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11 of 11 people found the following review helpful By Chloe on October 26, 2009
Format: Paperback
As a feminist who grew up loving the Harry Potter books, the idea of critiquing the series from a feminist perspective was intriguing to me, and, despite the threat of having my childhood heroes lampooned as sexist, I tried to go into the book with an open mind. The result was that I began to consider gender roles in a very different way, yet most of my opinions were in opposition to those of Mayes-Elma's. Frankly, this was a very poorly constructed book. As the previous reviewer noted, most of the book was about theory, with little application to the novels themselves.

When at last, in chapter four, Mayes-Elma finally started talking about Harry Potter, I was disgusted to see that the majority of her analysis was ridiculous or just plain false. Despite the fact that six of the seven books were published at this time, the author predominately refers to the first book. That is like only reading the first chapter in Oliver Twist and condemning it based on such little analysis. It is downright silly.

It seems as though she spent all her time researching critical theory and glanced over the Harry Potter books maybe once or twice. She'll cite a different feminist every other sentence (does she have any ideas of her own?) and yet consistently presents false information. At one point, she describes Quidditch as a male-dominated sport, in which females may score points but never win the game, as this is the role of a Seeker who "would also be a boy." Any casual reader of the series could tell you that this simply is not true. Cho Chang played as a very skilled Seeker in the third book, while Ginny Weasley took over for Harry as Seeker when he was banned -- and she won the Quidditch Cup.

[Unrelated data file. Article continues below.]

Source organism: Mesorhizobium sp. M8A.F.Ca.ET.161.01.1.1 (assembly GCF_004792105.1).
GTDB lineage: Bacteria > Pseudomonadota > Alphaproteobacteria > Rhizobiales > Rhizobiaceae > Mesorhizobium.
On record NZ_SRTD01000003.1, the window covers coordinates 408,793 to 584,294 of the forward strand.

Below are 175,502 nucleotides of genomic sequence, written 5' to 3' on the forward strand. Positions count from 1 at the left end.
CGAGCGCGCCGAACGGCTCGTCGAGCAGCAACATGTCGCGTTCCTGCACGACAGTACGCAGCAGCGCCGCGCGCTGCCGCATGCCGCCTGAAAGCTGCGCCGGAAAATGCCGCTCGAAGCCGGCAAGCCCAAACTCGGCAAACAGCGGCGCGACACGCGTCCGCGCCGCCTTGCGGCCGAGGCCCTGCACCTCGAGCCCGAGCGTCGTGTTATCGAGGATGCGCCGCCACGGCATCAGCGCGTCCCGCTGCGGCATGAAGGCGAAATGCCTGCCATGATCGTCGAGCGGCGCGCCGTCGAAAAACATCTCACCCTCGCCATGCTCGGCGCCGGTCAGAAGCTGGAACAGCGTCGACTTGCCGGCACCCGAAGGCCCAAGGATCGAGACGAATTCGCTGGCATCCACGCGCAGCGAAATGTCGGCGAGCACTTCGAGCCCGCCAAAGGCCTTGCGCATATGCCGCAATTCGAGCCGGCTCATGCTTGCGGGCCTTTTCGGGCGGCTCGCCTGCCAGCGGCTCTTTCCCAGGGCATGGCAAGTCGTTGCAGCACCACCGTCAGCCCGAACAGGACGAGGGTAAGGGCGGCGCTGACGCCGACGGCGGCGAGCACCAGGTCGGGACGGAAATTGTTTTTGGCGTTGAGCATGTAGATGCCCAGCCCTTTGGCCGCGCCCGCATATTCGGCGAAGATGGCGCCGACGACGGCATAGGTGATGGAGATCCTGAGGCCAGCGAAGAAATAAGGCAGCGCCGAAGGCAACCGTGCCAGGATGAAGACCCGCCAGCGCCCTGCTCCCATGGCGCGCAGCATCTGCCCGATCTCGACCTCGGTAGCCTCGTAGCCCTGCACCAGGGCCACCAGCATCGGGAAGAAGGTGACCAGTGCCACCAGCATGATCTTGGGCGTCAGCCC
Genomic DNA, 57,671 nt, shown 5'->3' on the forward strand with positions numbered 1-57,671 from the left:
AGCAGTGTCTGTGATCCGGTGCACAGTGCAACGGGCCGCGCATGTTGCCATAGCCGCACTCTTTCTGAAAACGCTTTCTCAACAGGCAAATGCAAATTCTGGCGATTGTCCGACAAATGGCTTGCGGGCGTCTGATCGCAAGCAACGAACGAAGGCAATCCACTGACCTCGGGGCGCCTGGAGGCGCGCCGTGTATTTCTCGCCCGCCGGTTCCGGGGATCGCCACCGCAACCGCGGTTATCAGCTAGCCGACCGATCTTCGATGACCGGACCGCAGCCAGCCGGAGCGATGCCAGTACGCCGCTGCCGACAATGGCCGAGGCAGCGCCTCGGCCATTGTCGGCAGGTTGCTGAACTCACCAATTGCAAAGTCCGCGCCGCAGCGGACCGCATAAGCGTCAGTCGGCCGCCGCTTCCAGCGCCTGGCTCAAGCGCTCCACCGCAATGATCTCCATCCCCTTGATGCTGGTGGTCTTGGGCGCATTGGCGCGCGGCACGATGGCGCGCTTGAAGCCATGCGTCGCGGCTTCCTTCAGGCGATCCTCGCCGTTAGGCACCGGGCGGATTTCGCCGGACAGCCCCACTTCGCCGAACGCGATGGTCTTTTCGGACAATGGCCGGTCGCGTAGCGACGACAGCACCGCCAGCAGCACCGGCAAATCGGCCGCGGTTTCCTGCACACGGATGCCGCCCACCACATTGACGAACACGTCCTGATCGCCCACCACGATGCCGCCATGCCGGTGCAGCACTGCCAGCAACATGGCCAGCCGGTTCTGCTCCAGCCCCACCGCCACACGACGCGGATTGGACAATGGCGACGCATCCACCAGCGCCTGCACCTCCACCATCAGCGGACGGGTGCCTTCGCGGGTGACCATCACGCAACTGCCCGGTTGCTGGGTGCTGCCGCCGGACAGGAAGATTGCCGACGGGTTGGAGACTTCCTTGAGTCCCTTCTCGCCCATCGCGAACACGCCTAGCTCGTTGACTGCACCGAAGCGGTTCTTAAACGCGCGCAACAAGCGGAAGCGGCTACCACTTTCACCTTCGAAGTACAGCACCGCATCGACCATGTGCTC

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4 of 19 people found the following review helpful By Harry Potter Fan on April 19, 2007
Format: Paperback
I have never seen this wonderful series of books make a woman feel inferior. They are constantly showing strong women who don't rely on men to take care of them. An example of this is Ginny Weasley, you deffinintly don't want to annoy her because you'll get a bat bogie hex sent at your face. minerva mcgonagall is acomplished at transfiguration and is an anamagus which very few witches and wizards were able to accomplish in the 20th century. Another powerful woman, although she is evil, is Bellatrix, a death eater, one of voldemorts fateful servents, has amazing amounts of power and strength, you wouldn't want to be in a wizards duel with her. Hermione Granger, one of the trio a very important character, always has a very important role. She saved the day in the first book by knowing about devils snare and solving a very complicated riddle. In the second book she figures out that the bassalisk is attacking the students and using the school's plumbing to do so. In the third she helps research a case for Hagrid and slaps Draco Malfoy. In the fourth she helps harry with the triwizard tasks. In the 5th she realizes that rita skeeter is an unregestered anamagus and captures her and helps harry form the DA and puts red x's on the doors in the department of mysteries to help harry and the others move on the the battle. In the 6th she discusses the lessons harry has with dumbledore to try and figure them out and does large amounts of research on Horcruxes. It is obvious that this author hasen't read the Harry Potter books (which are written by a woman, so why would she make women inferior to men?) or couldn't understand them because the women in harry potter are smart and strong and don't depend on men.